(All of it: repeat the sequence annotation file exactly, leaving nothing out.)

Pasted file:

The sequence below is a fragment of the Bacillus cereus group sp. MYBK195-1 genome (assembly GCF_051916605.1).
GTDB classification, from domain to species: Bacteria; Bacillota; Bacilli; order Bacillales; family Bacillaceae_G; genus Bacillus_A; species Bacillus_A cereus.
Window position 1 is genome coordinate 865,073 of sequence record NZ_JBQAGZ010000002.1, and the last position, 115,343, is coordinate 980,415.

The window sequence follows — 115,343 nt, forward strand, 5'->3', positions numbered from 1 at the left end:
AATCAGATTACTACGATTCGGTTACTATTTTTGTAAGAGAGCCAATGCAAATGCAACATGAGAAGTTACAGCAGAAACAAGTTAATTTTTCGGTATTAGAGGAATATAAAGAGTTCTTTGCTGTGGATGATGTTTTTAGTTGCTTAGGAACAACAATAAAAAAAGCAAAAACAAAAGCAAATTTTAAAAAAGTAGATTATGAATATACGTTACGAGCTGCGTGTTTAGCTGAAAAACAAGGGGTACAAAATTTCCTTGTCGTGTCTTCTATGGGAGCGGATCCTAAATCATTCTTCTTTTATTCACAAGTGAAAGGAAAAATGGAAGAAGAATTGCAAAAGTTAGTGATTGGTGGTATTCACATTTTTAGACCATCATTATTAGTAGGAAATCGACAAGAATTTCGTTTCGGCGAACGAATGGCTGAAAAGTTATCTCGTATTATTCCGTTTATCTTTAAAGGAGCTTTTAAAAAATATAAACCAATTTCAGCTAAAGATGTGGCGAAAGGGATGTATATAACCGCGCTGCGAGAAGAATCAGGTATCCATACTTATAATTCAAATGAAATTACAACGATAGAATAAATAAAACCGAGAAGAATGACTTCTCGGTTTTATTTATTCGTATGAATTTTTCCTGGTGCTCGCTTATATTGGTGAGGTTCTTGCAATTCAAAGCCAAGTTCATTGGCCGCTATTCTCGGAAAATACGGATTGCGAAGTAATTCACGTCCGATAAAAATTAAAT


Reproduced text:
The sequence below is a fragment of the Bacillus cereus group sp. MYBK195-1 genome (assembly GCF_051916605.1).
GTDB classification, from domain to species: Bacteria; Bacillota; Bacilli; order Bacillales; family Bacillaceae_G; genus Bacillus_A; species Bacillus_A cereus.
Window position 1 is genome coordinate 865,073 of sequence record NZ_JBQAGZ010000002.1, and the last position, 115,343, is coordinate 980,415.

The window sequence follows — 115,343 nt, forward strand, 5'->3', positions numbered from 1 at the left end:
AATCAGATTACTACGATTCGGTTACTATTTTTGTAAGAGAGCCAATGCAAATGCAACATGAGAAGTTACAGCAGAAACAAGTTAATTTTTCGGTATTAGAGGAATATAAAGAGTTCTTTGCTGTGGATGATGTTTTTAGTTGCTTAGGAACAACAATAAAAAAAGCAAAAACAAAAGCAAATTTTAAAAAAGTAGATTATGAATATACGTTACGAGCTGCGTGTTTAGCTGAAAAACAAGGGGTACAAAATTTCCTTGTCGTGTCTTCTATGGGAGCGGATCCTAAATCATTCTTCTTTTATTCACAAGTGAAAGGAAAAATGGAAGAAGAATTGCAAAAGTTAGTGATTGGTGGTATTCACATTTTTAGACCATCATTATTAGTAGGAAATCGACAAGAATTTCGTTTCGGCGAACGAATGGCTGAAAAGTTATCTCGTATTATTCCGTTTATCTTTAAAGGAGCTTTTAAAAAATATAAACCAATTTCAGCTAAAGATGTGGCGAAAGGGATGTATATAACCGCGCTGCGAGAAGAATCAGGTATCCATACTTATAATTCAAATGAAATTACAACGATAGAATAAATAAAACCGAGAAGAATGACTTCTCGGTTTTATTTATTCGTATGAATTTTTCCTGGTGCTCGCTTATATTGGTGAGGTTCTTGCAATTCAAAGCCAAGTTCATTGGCCGCTATTCTCGGAAAATACGGATTGCGAAGTAATTCACGTCCGATAAAAATTAAAT